Redistricting Mapping Software Training
An important feature of the redistricting process is the opportunity for interested residents to use a software program to prepare their own proposed district maps in accordance with the City Council’s adopted criteria.
- Log into the software and create an account.
- When attending the training, please bring your own laptop computer if possible. We will have a limited number of computers available at each training session.
- Before using the software, it is helpful to view the following presentations provided by ESRI. If possible, training participants should also view the presentations before attending training.
Redistricting Training Schedule
During July and August, training sessions and open houses were held throughout the city. Additional training sessions are currently being planned, and will begin in late September. Dates and details will be shared once they are confirmed.
The first software training session for interested residents took place on June 24 at Hazel Harvey Peace Center for Neighborhoods.
If you are having difficulty using the software, please contact staff at CouncilRedistricting@fortworthtexas.gov.
If you would like to request a training session for your organization, please send the information to FWConnection@fortworthtexas.gov. Staff will contact you for more details.
Community of Interest
What is a community of interest?
A community of interest is “a local population with shared socio-economic characteristics and political institutions that would benefit from unified representation.” Communities of interest may include neighborhoods, groups of neighborhoods, school attendance zones, and similar geographic areas.
Why is a community of interest important?
Keeping communities of interest together is an important principle of redistricting. At the recommendation of the Redistricting Task Force, City Council adopted Resolution No. 5375-04-2021, which establishes communities of interest as a high-priority criterion for redistricting.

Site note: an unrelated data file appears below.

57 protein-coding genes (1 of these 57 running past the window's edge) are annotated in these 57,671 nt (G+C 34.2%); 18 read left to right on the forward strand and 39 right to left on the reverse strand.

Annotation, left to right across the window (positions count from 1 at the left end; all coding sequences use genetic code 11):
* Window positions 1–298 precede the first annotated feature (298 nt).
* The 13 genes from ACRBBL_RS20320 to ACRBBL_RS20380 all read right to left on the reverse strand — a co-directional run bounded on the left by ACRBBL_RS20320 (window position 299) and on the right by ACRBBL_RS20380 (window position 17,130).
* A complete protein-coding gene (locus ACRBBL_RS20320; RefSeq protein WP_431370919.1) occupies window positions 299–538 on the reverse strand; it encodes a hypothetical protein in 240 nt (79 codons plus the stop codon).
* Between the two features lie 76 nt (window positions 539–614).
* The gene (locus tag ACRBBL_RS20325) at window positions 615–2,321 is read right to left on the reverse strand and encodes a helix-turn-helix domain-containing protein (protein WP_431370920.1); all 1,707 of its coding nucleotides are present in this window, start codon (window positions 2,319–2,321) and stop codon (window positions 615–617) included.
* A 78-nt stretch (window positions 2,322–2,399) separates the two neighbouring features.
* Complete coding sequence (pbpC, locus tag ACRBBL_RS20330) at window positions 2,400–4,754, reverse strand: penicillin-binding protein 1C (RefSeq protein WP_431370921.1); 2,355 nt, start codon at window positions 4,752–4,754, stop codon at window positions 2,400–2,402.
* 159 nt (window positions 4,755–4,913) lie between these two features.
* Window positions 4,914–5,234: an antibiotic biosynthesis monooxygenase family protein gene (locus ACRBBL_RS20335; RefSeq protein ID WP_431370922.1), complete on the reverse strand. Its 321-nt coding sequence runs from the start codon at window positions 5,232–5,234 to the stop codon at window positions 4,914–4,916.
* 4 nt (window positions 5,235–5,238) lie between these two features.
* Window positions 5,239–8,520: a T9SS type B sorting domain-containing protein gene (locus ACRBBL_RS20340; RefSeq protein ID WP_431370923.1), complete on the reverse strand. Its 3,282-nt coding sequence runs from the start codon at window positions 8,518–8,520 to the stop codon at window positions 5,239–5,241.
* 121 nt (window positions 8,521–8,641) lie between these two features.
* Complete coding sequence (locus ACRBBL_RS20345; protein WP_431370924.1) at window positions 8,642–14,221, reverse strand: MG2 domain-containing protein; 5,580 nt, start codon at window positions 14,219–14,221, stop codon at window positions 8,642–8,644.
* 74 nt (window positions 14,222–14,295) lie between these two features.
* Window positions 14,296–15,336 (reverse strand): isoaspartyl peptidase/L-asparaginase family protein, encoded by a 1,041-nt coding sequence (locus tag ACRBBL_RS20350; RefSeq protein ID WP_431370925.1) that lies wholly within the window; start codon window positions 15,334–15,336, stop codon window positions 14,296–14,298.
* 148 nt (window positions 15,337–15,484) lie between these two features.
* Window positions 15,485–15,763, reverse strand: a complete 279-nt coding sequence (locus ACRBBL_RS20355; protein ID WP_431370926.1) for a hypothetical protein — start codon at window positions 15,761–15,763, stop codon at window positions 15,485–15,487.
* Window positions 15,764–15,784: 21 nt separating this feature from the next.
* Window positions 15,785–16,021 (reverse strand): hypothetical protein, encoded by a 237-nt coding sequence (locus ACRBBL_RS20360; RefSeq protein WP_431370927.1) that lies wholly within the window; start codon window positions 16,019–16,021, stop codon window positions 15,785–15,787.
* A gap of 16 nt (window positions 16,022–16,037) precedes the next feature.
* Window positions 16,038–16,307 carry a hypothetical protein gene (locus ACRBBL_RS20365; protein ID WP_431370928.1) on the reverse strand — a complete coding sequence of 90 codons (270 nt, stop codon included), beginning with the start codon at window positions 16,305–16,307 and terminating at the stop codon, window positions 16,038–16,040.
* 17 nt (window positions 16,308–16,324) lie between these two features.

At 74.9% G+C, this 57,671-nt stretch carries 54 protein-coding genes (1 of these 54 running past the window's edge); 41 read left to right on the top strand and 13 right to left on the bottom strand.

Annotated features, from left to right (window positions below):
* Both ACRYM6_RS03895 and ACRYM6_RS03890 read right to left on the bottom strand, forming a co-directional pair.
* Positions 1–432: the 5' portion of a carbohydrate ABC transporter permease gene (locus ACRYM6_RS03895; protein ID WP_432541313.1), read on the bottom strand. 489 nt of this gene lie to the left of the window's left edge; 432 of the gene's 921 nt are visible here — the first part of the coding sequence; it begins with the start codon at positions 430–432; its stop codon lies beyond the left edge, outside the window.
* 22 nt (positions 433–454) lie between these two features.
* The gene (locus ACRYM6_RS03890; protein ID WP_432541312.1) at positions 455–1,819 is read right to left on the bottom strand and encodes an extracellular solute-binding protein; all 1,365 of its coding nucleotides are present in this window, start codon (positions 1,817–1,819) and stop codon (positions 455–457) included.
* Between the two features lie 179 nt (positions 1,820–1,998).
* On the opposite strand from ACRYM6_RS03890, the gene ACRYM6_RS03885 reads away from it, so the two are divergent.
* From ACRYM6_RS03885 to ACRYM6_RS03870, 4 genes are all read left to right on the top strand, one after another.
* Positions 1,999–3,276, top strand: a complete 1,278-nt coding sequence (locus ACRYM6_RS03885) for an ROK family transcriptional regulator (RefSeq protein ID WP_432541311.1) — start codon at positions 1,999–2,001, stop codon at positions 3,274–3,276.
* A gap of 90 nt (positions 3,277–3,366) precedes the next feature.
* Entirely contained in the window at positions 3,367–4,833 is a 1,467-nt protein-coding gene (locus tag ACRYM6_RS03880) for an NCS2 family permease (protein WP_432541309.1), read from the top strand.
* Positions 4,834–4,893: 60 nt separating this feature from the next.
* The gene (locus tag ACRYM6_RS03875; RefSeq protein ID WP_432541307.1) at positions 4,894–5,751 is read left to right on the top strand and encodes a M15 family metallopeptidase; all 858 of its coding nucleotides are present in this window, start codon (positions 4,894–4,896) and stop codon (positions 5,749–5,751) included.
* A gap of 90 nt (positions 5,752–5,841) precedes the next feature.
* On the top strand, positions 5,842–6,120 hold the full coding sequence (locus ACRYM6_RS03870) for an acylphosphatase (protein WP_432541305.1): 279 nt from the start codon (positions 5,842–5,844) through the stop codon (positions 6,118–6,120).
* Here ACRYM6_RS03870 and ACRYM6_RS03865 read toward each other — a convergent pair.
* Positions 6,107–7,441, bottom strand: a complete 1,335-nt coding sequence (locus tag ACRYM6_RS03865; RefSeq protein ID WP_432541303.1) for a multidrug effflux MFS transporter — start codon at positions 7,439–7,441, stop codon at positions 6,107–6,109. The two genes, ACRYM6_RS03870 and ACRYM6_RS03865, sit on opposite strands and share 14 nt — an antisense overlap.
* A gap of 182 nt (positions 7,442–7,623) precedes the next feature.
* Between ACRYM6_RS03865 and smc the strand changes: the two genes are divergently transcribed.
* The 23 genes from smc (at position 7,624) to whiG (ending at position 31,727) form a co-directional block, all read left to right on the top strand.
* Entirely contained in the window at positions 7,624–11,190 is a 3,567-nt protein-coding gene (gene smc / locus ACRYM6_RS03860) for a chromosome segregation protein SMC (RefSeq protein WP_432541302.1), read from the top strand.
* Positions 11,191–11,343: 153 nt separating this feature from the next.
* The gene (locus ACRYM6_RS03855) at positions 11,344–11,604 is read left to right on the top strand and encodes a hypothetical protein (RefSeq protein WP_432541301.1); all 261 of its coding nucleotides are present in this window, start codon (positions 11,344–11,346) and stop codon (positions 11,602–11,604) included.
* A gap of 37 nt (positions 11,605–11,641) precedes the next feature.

Even if you are a registered organization with the city of Fort Worth, in order to assure that you are contained within a single council district, please complete this form to be declared a community of interest.
The deadline to register your Community of Interest was September 15. A complete list of communities of interest will be posted later this month. If you missed the deadline and have any questions/concerns, please email FWConnection@fortworthtexas.gov and staff will respond.
Redistricting Task Force
In August 2020, the City Council appointed a Redistricting Task Force and charged them with “Evaluating the criteria and procedures by which the City Council has redrawn Council district boundaries in the past and, accordingly, advising the City Council about redistricting criteria and procedures that the City Council should use in the future.”
Task Force members include:
- Lorraine Miller, Chair
- Salvador Espino representing District 2
- Graham Norris representing District 3
- Craig Allen representing District 4
- Bert Williams representing District 5
- Linda Kennedy representing District 6
- Tony DeVito representing District 7